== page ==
QUEER CLIPS: USAFF Short Film Showcase

Hello Caller: A suicidal woman calls a help line only to find the man on the opposite end (gay filmmaker Tom Lenk, pictured, who produced and wrote the script) seems not to understand the situation. A gem of a comedy with very dark undertones and a great twist.

Clara’s Carma: A psychiatrist (Dallas native Stephen Tobolowsky of Glee) deals with a flaky patient and unexpected expenses on his new car.

— Arnold Wayne Jones

Short Film Showcase plays April 29 at 9:15 p.m. with short film awards presented May 1 at 7:30 p.m. at the Angelika Film Center Mockingbird Station.

—  John Wright

Great Spaces • April 2011

Click magazine cover to download issue pdf.


Great Spaces • April 2011

—  Michael Stephens

FEEDBACK: Why I’m supporting Kunkle

Why I’m supporting Kunkle

Thank you for the in-depth expose on the three major mayoral candidates (“Decision in Dallas,” Dallas Voice, April 8).

While there are different opinions regarding the candidates, David Kunkle is my personal choice. I have watched him closely over the last several years and was so impressed with his style of leadership and soft-spoken manner when he was police chief. He went all over this city, listening and getting feedback from not only the GLBT community, but everywhere.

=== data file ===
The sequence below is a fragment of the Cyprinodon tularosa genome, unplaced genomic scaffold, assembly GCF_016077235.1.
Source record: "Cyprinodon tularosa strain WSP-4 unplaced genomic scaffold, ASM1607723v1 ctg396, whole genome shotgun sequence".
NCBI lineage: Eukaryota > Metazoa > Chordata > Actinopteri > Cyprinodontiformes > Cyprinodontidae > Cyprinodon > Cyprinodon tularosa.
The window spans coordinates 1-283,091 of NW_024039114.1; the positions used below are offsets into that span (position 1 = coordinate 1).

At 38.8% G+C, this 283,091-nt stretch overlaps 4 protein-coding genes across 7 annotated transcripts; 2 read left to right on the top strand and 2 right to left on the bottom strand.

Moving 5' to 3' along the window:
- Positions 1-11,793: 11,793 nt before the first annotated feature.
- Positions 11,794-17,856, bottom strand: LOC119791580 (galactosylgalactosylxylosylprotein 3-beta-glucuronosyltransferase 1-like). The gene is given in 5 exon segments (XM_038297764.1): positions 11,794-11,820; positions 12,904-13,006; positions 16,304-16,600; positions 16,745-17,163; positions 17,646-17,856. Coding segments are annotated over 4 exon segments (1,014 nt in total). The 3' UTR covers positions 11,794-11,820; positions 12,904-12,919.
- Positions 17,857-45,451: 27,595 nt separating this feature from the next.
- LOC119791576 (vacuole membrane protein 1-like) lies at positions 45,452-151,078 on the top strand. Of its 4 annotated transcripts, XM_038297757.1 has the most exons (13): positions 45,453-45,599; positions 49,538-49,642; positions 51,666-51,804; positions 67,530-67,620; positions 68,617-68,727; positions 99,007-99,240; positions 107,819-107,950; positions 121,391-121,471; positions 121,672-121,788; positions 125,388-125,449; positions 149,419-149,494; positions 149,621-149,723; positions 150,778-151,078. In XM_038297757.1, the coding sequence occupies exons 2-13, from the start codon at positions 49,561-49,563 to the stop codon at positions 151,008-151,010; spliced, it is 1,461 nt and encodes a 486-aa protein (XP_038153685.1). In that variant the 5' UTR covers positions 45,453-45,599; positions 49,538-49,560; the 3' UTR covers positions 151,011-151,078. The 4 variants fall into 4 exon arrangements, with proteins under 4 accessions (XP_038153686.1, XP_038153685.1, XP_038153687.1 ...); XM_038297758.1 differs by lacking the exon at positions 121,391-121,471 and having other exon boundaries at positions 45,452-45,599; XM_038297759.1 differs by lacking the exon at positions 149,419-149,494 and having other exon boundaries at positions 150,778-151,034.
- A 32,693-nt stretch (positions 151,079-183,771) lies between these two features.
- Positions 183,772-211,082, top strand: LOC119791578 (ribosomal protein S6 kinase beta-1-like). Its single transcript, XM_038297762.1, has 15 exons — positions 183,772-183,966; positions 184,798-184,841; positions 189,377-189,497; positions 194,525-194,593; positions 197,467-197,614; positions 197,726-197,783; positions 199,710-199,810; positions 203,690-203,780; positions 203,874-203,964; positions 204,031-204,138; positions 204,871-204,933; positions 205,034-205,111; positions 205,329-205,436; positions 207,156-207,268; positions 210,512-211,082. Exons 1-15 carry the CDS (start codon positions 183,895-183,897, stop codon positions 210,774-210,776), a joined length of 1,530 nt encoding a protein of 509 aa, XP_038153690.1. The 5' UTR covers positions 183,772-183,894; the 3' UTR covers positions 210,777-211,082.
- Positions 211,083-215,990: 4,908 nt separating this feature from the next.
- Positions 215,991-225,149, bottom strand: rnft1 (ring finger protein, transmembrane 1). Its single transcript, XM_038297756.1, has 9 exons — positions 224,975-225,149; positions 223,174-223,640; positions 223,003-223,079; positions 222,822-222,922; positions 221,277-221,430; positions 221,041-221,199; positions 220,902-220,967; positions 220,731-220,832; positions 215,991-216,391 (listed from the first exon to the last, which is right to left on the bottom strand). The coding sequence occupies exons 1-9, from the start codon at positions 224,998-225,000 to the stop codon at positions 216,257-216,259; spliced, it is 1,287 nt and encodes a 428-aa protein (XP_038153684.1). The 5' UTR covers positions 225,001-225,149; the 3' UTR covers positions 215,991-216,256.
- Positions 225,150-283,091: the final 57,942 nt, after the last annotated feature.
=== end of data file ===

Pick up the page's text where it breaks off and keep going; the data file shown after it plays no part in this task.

Additionally, he is effective. He may not be the flashiest or most dynamic of the candidates, but he’s a keen thinker and avid reader focused on real world solutions on what works and what doesn’t.

He also appreciates the eclectic aspects of Dallas. That’s an important place to be in my mind, so that we can attract not only Fortune 500 companies but also the small businessman/woman and the budding creative entrepreneurs who want to live in our city.

I don’t know that I necessarily want another CEO as mayor. We hear all the time that government should be run like a business. I think it should not be. Contrary to popular belief today, government is not a business.

Municipal government needs an experienced and competent administrator. In addition to serving as Dallas police chief, David Kunkle also has experience serving as the assistant city manager of Arlington, which will provide him with a skill set from day one that will no doubt serve him well as mayor.

Ron Natinsky and Mike Rawlings both are pleasant gentlemen and they each bring their own “skill set” to the table and there are good people supporting them. But I’m going to be casting my ballot for David Kunkle.

Jay Narey

—  John Wright

Snap shots: ‘Bill Cunningham New York’ turns the camera on fashion’s most influential paparazzo

LENS ME A SHOE | The Times photographer documents foot fashion in ‘Bill Cunningham New York.’

ARNOLD WAYNE JONES  | Life+Style Editor